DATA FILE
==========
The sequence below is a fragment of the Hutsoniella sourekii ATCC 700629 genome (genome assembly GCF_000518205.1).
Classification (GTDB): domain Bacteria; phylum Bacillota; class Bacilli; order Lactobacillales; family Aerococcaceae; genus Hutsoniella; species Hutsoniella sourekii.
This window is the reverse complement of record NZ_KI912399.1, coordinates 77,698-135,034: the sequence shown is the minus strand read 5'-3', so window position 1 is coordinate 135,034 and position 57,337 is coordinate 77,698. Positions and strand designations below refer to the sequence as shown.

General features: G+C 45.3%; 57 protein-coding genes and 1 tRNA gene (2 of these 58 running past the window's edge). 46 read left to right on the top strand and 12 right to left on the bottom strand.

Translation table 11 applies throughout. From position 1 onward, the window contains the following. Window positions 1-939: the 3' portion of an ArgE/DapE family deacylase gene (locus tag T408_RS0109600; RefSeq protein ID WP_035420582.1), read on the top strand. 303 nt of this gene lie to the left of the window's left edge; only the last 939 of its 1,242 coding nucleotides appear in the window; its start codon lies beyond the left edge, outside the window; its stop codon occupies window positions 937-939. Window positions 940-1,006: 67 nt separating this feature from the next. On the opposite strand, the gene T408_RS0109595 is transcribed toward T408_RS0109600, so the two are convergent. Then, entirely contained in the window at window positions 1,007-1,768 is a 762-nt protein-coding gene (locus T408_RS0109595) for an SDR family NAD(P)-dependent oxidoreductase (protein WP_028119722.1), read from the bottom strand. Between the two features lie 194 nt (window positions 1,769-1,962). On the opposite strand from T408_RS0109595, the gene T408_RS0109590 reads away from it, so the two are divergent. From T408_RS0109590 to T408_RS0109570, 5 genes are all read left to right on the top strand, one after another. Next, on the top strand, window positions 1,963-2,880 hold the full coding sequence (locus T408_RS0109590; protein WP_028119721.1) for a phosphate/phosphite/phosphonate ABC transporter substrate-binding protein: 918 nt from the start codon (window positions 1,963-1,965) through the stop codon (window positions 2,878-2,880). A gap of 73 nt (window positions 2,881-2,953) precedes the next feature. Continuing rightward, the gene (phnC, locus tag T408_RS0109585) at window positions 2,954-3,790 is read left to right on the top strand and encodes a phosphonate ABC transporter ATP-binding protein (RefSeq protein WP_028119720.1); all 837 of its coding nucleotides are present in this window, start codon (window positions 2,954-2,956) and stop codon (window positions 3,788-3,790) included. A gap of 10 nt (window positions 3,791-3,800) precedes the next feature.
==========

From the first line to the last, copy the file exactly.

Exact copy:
The sequence below is a fragment of the Hutsoniella sourekii ATCC 700629 genome (genome assembly GCF_000518205.1).
Classification (GTDB): domain Bacteria; phylum Bacillota; class Bacilli; order Lactobacillales; family Aerococcaceae; genus Hutsoniella; species Hutsoniella sourekii.
This window is the reverse complement of record NZ_KI912399.1, coordinates 77,698-135,034: the sequence shown is the minus strand read 5'-3', so window position 1 is coordinate 135,034 and position 57,337 is coordinate 77,698. Positions and strand designations below refer to the sequence as shown.

General features: G+C 45.3%; 57 protein-coding genes and 1 tRNA gene (2 of these 58 running past the window's edge). 46 read left to right on the top strand and 12 right to left on the bottom strand.

Translation table 11 applies throughout. From position 1 onward, the window contains the following. Window positions 1-939: the 3' portion of an ArgE/DapE family deacylase gene (locus tag T408_RS0109600; RefSeq protein ID WP_035420582.1), read on the top strand. 303 nt of this gene lie to the left of the window's left edge; only the last 939 of its 1,242 coding nucleotides appear in the window; its start codon lies beyond the left edge, outside the window; its stop codon occupies window positions 937-939. Window positions 940-1,006: 67 nt separating this feature from the next. On the opposite strand, the gene T408_RS0109595 is transcribed toward T408_RS0109600, so the two are convergent. Then, entirely contained in the window at window positions 1,007-1,768 is a 762-nt protein-coding gene (locus T408_RS0109595) for an SDR family NAD(P)-dependent oxidoreductase (protein WP_028119722.1), read from the bottom strand. Between the two features lie 194 nt (window positions 1,769-1,962). On the opposite strand from T408_RS0109595, the gene T408_RS0109590 reads away from it, so the two are divergent. From T408_RS0109590 to T408_RS0109570, 5 genes are all read left to right on the top strand, one after another. Next, on the top strand, window positions 1,963-2,880 hold the full coding sequence (locus T408_RS0109590; protein WP_028119721.1) for a phosphate/phosphite/phosphonate ABC transporter substrate-binding protein: 918 nt from the start codon (window positions 1,963-1,965) through the stop codon (window positions 2,878-2,880). A gap of 73 nt (window positions 2,881-2,953) precedes the next feature. Continuing rightward, the gene (phnC, locus tag T408_RS0109585) at window positions 2,954-3,790 is read left to right on the top strand and encodes a phosphonate ABC transporter ATP-binding protein (RefSeq protein WP_028119720.1); all 837 of its coding nucleotides are present in this window, start codon (window positions 2,954-2,956) and stop codon (window positions 3,788-3,790) included. A gap of 10 nt (window positions 3,791-3,800) precedes the next feature.